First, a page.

3. Create partnerships
A fantastic way to improve your company’s diversity recruitment efforts involves establishing partnerships with schools and organizations that predominantly serve minority populations.
By partnering with student groups and professional organizations that are multicultural in focus you’ll benefit from the opportunity to expand your network and strengthen your diversity initiatives.
And as you build your brand within these diverse communities, becoming a trusted resource and partner, you’ll cast a broad net that will aid your search for diverse candidates when you need to fill roles for your organization.
Begin with this list of diversity-focused professional and student organizations when expanding your outreach.
4. Focused career fairs
Career fairs have been a favorite of recruiters for many years, however, did you know that there are some career fairs that specifically target minority student groups?
While in-person career fairs are good options, virtual events can reduce the cost of recruiting as well as help companies expand their outreach into a wider talent pool.
In addition, these virtual career fairs have been shown to be effective ways to reach underrepresented groups such as women, veterans and people with disabilities.
Some virtual career fairs include:
This organization offers many different virtual events, such as the Bender Virtual Career Fair. This event focuses on connecting individuals with disabilities with organizations that need their skills.
Gettinghired is a resource for disabled individuals to aid them in finding employment opportunities. This company also hosts virtual career fairs.
Veteran Recruiting is a fantastic resource for both veterans and companies. Virtual career fairs held by this organization have helped over 120,000 veterans and is used by some of the biggest companies in the world when they need to fill roles.
5. Improve your employee referral program
Your diverse employees are an excellent resource for finding more diverse talent to add to your workforce.
However, if your current employee referral program isn’t as effective as you’d like you may need to make adjustments.
For example, your employees may feel uncomfortable sharing opportunities with their friends and acquaintances. This may be because they themselves aren’t satisfied with their working environment.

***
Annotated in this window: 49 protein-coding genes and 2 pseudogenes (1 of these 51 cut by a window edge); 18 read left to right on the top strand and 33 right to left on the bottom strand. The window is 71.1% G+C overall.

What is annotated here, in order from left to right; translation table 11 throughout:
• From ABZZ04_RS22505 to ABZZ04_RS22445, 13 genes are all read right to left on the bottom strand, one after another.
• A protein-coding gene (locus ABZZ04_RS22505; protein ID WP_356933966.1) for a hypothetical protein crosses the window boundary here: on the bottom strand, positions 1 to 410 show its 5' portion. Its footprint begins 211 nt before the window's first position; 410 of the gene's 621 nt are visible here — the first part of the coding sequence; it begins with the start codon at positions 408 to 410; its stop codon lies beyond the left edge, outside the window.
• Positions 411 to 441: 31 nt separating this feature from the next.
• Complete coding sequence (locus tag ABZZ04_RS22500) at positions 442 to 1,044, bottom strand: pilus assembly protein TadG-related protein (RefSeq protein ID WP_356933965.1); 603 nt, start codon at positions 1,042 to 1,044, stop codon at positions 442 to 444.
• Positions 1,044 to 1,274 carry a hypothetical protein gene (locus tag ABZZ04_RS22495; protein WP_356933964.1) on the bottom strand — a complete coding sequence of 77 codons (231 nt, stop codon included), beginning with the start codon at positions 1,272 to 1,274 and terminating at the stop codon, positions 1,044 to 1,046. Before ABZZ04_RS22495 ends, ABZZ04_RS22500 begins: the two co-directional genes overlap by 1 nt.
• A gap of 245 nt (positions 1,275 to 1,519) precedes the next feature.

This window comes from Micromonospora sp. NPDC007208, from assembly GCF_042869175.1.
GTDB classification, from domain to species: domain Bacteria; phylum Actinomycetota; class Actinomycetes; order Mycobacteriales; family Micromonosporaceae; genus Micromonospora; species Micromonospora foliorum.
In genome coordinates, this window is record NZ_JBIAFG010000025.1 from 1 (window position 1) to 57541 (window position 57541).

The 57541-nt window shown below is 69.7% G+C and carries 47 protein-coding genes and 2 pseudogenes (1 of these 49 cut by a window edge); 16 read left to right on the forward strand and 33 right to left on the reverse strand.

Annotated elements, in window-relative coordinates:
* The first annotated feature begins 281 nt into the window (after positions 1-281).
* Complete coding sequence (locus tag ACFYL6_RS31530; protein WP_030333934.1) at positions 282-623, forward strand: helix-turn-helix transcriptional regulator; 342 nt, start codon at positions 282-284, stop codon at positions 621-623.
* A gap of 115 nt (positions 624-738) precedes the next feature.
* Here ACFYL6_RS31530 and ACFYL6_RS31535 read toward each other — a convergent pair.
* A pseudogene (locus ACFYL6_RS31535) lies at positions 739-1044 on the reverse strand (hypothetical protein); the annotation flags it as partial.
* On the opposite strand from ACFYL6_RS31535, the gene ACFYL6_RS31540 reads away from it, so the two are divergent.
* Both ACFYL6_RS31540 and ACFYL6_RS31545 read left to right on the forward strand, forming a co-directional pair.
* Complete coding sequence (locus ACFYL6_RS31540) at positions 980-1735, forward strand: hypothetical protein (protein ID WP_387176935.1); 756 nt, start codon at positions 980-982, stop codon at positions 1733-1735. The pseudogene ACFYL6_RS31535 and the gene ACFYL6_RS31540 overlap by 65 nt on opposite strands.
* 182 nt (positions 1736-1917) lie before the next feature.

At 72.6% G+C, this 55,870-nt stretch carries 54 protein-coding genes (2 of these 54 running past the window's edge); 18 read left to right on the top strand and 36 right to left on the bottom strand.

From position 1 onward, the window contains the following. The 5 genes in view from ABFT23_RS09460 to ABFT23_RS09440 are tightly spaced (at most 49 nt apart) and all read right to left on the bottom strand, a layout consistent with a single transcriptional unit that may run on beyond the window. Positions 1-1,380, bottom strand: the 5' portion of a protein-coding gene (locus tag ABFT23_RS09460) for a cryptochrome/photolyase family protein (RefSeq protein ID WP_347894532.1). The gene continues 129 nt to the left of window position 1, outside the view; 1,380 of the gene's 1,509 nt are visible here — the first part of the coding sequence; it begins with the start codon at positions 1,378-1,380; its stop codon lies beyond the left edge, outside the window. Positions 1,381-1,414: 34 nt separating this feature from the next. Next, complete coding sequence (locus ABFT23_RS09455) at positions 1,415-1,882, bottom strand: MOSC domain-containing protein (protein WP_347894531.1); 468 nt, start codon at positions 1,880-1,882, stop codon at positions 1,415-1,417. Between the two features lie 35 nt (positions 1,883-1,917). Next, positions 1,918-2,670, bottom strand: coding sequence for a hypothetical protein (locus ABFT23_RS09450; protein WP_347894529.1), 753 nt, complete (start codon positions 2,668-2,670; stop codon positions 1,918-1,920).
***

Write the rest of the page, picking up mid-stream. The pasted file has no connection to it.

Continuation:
Don’t, however, arbitrarily make changes as you run the risk of expending time and resources on changes that will have little to no impact. Get employee input, asking them what your organization can do to create a more warm and welcoming workplace that they would love to share with others.
6. Create a social media strategy
Locate and market to diverse talent across your social media channels.
The benefits of using social media (e.g. LinkedIn) to find diverse talent cannot be overstated; it allows you to source specific candidates and to position yourself as a thought leader in your industry.
Groups are a solid way for recruiters to connect with – and maintain a relationship with – diverse professionals across a wide range of industries.
Company updates, job openings, and industry news are some of the best ways to get your name in front of potential candidates with a minimum of effort.
And, as you share your diversity initiatives and creative thought pieces on the social networks your company’s reputation as a desirable place to work will grow.
Facebook – including groups and targeted advertising – is another effective social media channel businesses searching for diverse talent can use to add to their talent pool.
7. Engage in philanthropy
Take part in philanthropic activities benefiting diversity and inclusion efforts.
Larger companies that have the resources can offer educational and community partnerships designed to attract diverse talent.